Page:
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Mongolia (credit: David Sneath)

Inner Asia is the region of the great steppes lying between Russia and China, and it includes the contemporary countries and regions of Mongolia; Buryatia, Tyva and Altai in Russia; and Manchuria, Inner Mongolia, Xinjiang, Gansu, Qinghai and Tibet in China.  Politically divided and now subject to a variety of regimes (from 'communist' to 'democratic'), the region has a great deal in common in terms of culture, religion and economy, and this combination makes for interesting possibilities for comparative analysis. While the region was characterized by remoteness and peripherality for much of the twentieth century, it is now gaining a new prominence in the age of China’s Belt and Road Initiative. Its fragile ecologies are also central to discussions surrounding anthropogenic environmental change.  
 

 

This paper seeks to combine insights from the longue durée of history (e.g. comparative studies of imperial formations; the relation between the religions of the region and governmental forms; the character of 'socialism' and ‘postsocialism’ in this region) with exciting new anthropological research now being carried out. The latter includes studies of new forms of shamanism and healing practices; environment, land-use and ideas of nature; infrastructure and spatial transformation; borders; Islam, Buddhism, and the politics of representation of ‘ethnic minorities’; and the relation between poverty and shifting notions of gender and work. Inner Asia has been a region founded economically on mobile pastoralism and courses discuss indigenous perspectives on movement, direction, time-reckoning, and spatiality.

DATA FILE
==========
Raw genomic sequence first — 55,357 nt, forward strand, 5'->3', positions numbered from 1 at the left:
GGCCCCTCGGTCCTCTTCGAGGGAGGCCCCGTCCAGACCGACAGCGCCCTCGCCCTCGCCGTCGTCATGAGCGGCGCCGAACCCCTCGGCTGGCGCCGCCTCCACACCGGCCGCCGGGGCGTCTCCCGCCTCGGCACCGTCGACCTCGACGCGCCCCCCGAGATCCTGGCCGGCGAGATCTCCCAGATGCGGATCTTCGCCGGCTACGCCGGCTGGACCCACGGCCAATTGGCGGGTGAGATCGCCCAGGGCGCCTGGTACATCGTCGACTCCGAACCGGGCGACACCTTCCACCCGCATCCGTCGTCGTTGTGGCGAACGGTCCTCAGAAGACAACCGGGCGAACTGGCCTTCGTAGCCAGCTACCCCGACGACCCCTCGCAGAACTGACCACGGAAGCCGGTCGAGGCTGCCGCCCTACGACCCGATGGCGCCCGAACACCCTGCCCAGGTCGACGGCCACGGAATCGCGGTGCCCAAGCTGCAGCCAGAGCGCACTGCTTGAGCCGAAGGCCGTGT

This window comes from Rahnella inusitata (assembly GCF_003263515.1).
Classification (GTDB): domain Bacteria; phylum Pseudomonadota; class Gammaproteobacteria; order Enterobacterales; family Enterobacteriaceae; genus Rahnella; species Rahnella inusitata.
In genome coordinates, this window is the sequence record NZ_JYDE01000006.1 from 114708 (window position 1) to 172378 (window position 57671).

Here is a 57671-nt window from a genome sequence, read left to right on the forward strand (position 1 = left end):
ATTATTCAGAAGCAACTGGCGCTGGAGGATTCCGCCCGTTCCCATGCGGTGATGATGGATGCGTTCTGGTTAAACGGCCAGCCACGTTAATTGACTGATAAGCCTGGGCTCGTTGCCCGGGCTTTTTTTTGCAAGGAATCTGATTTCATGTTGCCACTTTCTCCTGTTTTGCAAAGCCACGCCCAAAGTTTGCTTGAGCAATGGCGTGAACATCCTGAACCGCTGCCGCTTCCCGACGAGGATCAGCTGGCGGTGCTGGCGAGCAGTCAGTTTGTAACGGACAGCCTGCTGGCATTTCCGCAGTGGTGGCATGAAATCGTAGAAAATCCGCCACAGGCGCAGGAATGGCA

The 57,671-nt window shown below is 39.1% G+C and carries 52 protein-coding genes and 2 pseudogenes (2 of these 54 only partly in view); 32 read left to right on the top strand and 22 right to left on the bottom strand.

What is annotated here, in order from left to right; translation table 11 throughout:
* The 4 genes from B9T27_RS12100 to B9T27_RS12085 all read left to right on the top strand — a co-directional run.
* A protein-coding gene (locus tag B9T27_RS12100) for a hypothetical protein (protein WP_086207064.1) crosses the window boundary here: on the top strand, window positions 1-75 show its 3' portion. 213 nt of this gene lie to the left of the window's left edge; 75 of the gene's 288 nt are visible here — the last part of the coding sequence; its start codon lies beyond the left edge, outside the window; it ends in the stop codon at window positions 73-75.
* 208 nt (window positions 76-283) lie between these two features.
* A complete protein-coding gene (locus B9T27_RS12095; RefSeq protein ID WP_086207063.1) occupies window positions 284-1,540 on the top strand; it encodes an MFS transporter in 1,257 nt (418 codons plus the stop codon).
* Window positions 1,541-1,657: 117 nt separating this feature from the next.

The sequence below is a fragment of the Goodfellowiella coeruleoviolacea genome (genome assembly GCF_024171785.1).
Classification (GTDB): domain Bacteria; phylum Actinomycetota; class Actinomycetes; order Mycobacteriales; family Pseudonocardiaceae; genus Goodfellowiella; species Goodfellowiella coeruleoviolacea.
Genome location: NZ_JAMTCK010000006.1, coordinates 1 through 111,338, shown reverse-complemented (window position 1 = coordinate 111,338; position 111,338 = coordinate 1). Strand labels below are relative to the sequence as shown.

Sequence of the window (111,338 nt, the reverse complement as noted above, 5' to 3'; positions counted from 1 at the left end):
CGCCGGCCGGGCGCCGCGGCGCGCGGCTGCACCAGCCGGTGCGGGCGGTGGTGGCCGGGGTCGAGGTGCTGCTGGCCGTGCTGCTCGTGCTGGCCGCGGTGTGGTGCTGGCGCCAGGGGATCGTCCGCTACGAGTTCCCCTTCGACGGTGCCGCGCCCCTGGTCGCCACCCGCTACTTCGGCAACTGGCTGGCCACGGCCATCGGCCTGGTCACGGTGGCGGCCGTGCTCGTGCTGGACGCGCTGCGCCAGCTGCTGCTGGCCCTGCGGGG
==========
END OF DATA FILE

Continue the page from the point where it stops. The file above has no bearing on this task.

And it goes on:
Further information including a list of lecture courses and background reading can be found in the Paper Guide in the Paper Resources section to the right of this page.

Paper Resources

SAN 4f: Inner Asia Paper Guide

For lecture reading lists, additional teaching materials, past exam questions and exam reports for all ethnographic areas please see the SAN4 Moodle Course.

Please note teaching staff and students enrolled on SAN4 will automatically be enrolled on the SAN4 Moodle course and you will find a link to the course in the ‘My Home’ section of Moodle.

If you are a member of the University of Cambridge and you wish to view the reading lists, past exam questions and exam reports then you can access the SAN4 Moodle Course as a guest. For more information on how to access Moodle Courses as a guest please see Moodle Help.